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Company offers part-time brick stacking work to help clear demo sites

ST. LOUIS – There’s a hidden side to a program that cleans up troubled St. Louis neighborhoods. Debris from torn down abandoned homes is creating good paying jobs and turning trash into treasure.

Bricks from Operation Clean Sweep were dumped in a vacant lot on the north side. Until recently, they would be destined for a landfill. But there’s money in those 100-year-old bricks. Now, they are being stacked and sold by local folks who are getting a nice return on their efforts.

Operation Clean Sweep was in full swing this past Saturday, as volunteers took down abandoned and dangerous homes and cleaned up overgrown lots. When the dust cleared, the bricks were dropped at the vacant lot. That’s where folks have been working hard.

“This is very important because some opportunities I don’t have because I’m a new parolee,” said Herbert Bowens, a brick stacker.

The men and women who take part earn well over minimum wage. Antwaine Gilbert has five kids to feed and he already works a number of fast food jobs. He said the extra money helps.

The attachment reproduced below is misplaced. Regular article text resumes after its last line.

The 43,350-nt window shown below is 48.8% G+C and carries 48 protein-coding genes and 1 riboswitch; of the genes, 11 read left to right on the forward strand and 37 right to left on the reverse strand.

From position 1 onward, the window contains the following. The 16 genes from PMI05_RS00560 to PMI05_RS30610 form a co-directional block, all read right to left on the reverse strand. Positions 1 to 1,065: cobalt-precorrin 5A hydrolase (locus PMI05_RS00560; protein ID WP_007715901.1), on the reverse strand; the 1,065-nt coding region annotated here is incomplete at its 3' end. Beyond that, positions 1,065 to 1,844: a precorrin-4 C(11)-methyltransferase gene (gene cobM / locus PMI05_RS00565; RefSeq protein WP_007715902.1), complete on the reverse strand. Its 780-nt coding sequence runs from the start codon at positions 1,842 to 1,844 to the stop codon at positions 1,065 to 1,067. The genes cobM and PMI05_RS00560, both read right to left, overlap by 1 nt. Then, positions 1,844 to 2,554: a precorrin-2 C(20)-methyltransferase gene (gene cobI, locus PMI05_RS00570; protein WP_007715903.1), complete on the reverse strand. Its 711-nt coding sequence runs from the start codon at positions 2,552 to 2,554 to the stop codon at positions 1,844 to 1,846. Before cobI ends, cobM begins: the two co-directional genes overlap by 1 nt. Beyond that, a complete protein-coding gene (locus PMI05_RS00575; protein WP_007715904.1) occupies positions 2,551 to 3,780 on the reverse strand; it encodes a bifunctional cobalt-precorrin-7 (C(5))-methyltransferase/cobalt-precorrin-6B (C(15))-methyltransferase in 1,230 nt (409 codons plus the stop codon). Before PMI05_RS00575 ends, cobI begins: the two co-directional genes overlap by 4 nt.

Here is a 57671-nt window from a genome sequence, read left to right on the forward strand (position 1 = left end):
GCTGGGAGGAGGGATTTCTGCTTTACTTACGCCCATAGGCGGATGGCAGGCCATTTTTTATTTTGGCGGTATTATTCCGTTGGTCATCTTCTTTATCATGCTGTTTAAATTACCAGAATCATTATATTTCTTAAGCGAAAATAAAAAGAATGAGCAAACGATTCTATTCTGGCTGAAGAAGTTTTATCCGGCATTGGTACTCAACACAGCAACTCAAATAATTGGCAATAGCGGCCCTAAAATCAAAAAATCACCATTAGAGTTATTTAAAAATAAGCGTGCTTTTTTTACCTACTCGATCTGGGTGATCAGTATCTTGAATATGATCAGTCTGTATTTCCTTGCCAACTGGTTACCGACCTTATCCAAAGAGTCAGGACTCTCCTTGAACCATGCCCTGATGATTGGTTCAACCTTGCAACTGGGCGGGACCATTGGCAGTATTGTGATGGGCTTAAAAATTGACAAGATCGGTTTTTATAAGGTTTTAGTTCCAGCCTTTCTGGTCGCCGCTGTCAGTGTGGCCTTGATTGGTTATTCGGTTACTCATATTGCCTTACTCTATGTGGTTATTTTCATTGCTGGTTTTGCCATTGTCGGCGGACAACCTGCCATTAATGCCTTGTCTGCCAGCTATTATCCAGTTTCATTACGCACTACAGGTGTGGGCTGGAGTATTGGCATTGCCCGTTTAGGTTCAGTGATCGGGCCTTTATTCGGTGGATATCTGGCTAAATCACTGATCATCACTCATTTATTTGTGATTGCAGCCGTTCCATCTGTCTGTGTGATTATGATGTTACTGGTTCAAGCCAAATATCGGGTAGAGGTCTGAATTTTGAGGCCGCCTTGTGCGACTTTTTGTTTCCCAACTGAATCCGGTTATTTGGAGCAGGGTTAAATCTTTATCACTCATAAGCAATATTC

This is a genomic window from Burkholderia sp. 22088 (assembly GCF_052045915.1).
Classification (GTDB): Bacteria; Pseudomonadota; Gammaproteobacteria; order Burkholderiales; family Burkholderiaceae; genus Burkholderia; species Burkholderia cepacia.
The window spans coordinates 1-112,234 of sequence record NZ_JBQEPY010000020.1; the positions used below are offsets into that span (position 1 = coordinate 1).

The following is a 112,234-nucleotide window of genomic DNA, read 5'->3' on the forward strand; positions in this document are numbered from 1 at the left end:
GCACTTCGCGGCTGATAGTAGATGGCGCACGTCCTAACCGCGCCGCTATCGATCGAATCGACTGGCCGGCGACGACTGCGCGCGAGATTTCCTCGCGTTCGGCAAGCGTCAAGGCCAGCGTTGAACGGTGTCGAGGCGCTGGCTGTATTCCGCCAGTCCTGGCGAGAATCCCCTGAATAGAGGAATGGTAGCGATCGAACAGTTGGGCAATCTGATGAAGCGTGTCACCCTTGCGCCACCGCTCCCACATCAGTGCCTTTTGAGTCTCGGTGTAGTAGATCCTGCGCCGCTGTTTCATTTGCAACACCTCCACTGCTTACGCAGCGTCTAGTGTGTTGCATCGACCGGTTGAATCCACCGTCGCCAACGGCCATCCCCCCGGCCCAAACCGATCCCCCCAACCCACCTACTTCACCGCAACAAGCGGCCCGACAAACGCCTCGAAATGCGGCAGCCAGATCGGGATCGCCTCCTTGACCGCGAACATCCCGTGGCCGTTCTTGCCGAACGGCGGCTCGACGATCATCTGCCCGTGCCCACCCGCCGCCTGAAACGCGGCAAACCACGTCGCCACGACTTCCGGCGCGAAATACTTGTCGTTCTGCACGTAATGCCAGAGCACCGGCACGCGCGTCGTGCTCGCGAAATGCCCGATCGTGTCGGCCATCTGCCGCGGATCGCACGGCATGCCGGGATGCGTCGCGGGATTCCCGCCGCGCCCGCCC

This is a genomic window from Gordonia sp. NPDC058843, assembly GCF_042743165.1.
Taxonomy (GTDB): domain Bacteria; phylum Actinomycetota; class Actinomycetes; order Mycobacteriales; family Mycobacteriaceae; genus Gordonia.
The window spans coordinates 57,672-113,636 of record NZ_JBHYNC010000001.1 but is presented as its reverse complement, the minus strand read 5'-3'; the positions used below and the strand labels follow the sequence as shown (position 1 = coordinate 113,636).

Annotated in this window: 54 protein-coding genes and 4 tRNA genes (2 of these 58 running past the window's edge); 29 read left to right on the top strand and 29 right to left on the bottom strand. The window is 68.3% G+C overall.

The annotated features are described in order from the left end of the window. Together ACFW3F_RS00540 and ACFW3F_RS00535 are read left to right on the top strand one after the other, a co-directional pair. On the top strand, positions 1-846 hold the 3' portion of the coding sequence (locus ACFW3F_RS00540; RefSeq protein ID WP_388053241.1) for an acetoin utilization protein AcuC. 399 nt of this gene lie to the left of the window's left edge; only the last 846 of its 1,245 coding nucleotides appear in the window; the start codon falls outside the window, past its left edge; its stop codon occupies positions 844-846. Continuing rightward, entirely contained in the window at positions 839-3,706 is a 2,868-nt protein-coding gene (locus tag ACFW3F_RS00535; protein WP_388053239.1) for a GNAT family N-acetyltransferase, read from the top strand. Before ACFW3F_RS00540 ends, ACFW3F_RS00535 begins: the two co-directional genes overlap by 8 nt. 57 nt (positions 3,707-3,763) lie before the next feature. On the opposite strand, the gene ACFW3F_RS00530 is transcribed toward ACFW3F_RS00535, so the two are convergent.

“It’s good money for the person who don’t have a job,” Gilbert said.

The project is the brainchild of the folks at Fred Weber Inc. The company and their employees volunteer on Saturdays to demolish the condemned homes. Later, people who need the money stack the bricks.

The bricks are typically sold to builders in southern states like Louisiana.

“We pay by the pallet,” said Tieruse Cox, a foreman at the brick stacking site. “The more pallets you can stack, the more money you can make.”

Fred Weber CEO Doug Weibel is involved because he was inspired by James Clark, the head of Better Family Life.

“North St. Louis has issues, bad issues, and you cannot lift up St. Louis from the top, you have to lift up St. Louis from the bottom, and we’re up here lifting St. Louis from the bottom,” Weibel said.

In the first month, the brick stackers all together earned about $10,000.

“It provides more things for (my kids), I don’t have to take shortcuts, I don’t have to say, ‘you can’t have that,’ now I can give that to them,” Bowens said.

As long as there are bricks to stack, the people working in the vacant plan to keep on stacking and making good money.